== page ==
Andy Potts, Heather Wurtele win Ironman Coeur d’Alene
Andy Potts did the hard work, “swallowing a lot of Lake Coeur d’Alene” in choppy swimming conditions, overcoming gusty winds on the bike and a so-so first loop of the run.
“Coming down Sherman Avenue I was happy but my body was saying, ‘You need to be done right now,’” Potts said. “I said to myself, ‘Let the crowd pull you home.’”
Potts raised both arms in celebration, took a quick glance behind to make sure he was safely ahead and crossed the finish line, earning his second Ironman Coeur d’Alene title in a time of 8 hours, 25 minutes and 44 seconds.
Viktor Zyemtsev made up nearly 6 minutes on Potts on the 26.2-mile run but finished second (8:28.32) for the second straight year. Defending champion Ben Hoffman had a day of what-ifs Sunday, enduring a crash and two flat tires on the 112-mile bike ride to take third in 8:29.12.
Canada’s Heather Wurtele followed her pre-race plan – with the exception of another aggravating flat tire – to defend her women’s championship. She timed 9:34.32, well off her 2013 course record of 9:16.02 but comfortably in front of second-place Kelly Williamson’s 9:50.07. Jessica Smith placed third in 9:58.42.
The 37-year-old Potts, a collegiate swimmer at Michigan who finished fourth in the 400 individual medley at the 1996 Olympic Trials, built a 5-minute lead after the swim, but dropped behind Germany’s Maik Twelsiek roughly 75 miles into the bike portion.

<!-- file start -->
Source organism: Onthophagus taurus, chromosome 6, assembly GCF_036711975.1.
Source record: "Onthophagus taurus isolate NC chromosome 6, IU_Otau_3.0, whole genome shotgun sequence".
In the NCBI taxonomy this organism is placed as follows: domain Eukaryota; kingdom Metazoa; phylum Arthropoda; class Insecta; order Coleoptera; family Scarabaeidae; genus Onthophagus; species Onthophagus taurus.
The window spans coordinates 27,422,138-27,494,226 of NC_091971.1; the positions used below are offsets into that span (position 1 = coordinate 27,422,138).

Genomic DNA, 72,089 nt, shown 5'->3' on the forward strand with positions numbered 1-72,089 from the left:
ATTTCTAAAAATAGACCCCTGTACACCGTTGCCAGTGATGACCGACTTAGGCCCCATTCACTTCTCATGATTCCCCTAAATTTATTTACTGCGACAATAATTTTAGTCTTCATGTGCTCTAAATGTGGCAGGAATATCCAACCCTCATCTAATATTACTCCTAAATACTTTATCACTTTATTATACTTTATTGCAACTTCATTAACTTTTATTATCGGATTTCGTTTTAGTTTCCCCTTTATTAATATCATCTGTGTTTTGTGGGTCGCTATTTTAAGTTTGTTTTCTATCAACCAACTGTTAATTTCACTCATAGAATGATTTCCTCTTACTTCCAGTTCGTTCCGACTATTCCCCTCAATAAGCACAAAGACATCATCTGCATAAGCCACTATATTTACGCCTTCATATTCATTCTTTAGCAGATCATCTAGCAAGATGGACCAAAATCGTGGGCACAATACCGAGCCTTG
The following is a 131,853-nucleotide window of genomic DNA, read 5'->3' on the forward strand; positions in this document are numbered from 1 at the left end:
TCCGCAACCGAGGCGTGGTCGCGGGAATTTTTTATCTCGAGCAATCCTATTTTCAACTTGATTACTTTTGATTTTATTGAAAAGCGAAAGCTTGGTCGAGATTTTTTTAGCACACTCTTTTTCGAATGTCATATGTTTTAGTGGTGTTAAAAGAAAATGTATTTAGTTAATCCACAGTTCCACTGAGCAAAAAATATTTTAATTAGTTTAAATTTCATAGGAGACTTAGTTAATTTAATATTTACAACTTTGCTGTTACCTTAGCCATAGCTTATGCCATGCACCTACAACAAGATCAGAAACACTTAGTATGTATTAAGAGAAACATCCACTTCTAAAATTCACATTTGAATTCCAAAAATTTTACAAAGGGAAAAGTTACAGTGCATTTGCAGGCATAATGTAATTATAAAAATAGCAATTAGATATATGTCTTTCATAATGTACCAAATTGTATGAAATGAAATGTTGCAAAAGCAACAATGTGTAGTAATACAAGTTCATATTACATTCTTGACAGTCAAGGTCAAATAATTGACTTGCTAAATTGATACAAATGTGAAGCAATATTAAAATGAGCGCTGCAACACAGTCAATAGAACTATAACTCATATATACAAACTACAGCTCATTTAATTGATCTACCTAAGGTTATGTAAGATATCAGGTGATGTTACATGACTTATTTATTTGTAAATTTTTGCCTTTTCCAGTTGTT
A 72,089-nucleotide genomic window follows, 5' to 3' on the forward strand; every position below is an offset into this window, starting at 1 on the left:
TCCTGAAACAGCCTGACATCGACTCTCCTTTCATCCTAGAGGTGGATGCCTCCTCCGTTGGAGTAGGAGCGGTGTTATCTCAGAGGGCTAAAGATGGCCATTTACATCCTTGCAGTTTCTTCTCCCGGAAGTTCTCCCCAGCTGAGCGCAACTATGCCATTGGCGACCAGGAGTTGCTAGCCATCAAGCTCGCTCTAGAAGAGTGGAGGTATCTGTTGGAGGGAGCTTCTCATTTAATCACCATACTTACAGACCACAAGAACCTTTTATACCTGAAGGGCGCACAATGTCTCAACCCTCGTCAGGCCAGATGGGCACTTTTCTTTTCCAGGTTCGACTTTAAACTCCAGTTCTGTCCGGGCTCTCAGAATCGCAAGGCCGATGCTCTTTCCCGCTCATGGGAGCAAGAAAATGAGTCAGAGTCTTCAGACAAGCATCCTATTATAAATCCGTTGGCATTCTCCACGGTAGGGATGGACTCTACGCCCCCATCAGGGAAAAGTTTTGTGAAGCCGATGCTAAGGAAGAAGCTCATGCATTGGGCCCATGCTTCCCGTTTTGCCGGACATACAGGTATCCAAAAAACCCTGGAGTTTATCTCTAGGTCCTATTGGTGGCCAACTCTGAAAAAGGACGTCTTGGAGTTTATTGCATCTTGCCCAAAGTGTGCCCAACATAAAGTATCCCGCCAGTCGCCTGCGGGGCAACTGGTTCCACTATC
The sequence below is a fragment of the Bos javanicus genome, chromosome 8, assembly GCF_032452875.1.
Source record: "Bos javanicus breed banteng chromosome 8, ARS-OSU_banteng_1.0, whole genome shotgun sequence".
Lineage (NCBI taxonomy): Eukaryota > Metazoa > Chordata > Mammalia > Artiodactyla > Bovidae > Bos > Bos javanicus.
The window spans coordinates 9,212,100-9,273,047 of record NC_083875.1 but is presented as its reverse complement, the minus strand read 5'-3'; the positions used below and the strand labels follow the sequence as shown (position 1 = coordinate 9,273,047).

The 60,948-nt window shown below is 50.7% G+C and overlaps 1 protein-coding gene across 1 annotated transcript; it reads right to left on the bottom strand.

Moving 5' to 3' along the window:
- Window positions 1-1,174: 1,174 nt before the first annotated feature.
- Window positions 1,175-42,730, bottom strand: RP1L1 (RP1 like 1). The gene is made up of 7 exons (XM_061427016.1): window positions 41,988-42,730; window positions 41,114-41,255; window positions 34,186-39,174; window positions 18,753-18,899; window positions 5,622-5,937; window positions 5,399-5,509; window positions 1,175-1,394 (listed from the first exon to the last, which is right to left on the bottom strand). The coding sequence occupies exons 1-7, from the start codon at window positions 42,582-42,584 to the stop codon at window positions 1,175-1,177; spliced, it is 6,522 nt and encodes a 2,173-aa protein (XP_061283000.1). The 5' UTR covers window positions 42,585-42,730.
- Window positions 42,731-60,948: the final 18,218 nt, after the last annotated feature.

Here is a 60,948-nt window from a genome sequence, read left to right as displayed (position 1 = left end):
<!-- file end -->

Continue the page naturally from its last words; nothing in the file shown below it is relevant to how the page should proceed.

Hoffman was right in the mix but a huge wind gust jostled a crowd of cyclists, resulting in a crash with an age-group competitor near the 90-mile mark.
“I shredded my front tire, fixed that but obviously the tube was exposed at that point,” said Hoffman, who had some road rash on his cheek, side and knee. “I rode for about 10 miles, punctured it again so I had to wait for neutral support.”
Hoffman estimated the mechanical issues cost him 10-12 minutes.
Meanwhile, Potts quickly seized the lead from Twelsiek in the marathon but he knew three-time Coeur d’Alene champion Zyemtsev and Hoffman were closing the gap.
Zyemtsev pulled within 2:30 minutes with roughly 6 miles remaining. Potts churned out four straight 6-minute miles to open up an insurmountable lead.
Potts, who lives in Colorado Springs, Colorado, won his fifth Ironman. He won his first title in Coeur d’Alene in 2010.
“I felt like I earned the win big-time because I was pushed so heavily,” he said.
Wurtele, 34, said Friday that she hoped to stay close to Williamson on the swim, build a comfortable lead on the bike and hope it was enough to withstand Williamson’s strong running ability.
That’s pretty much how it played out.
“You’re happy when your plans work out,” Wurtele said. “Just from experience I sort of knew what to do.”
Wurtele was third out of the water, trailing Williamson by 44 seconds and Smith by a few seconds. Wurtele took the lead 7 miles into the bike and opened up a 13-minute advantage over Smith and a 16-minute edge on Williamson through 70 miles.
For the second straight year, Wurtele encountered a flat tire, which chopped about 6 minutes off her lead.
“I don’t know what it is,” she said, “but I’m getting better at changing those quickly and staying calm.”
Wurtele maintained her big lead over Williamson, who passed Smith in the first 5 miles of the marathon. Williamson, who ran a 2:54 marathon to win Ironman Texas six weeks ago, timed 3:09.47, 37 seconds slower than Wurtele.
Derek Garcia, a 2002 Coeur d’Alene High graduate, was the top area men’s finisher. He was seventh in 8:57.57.
“I pretty much got everything out of my body I could,” said Garcia, who trains part of the year in San Diego. “I wanted to finish in the top five but I’m not disappointed. I have to keep working.”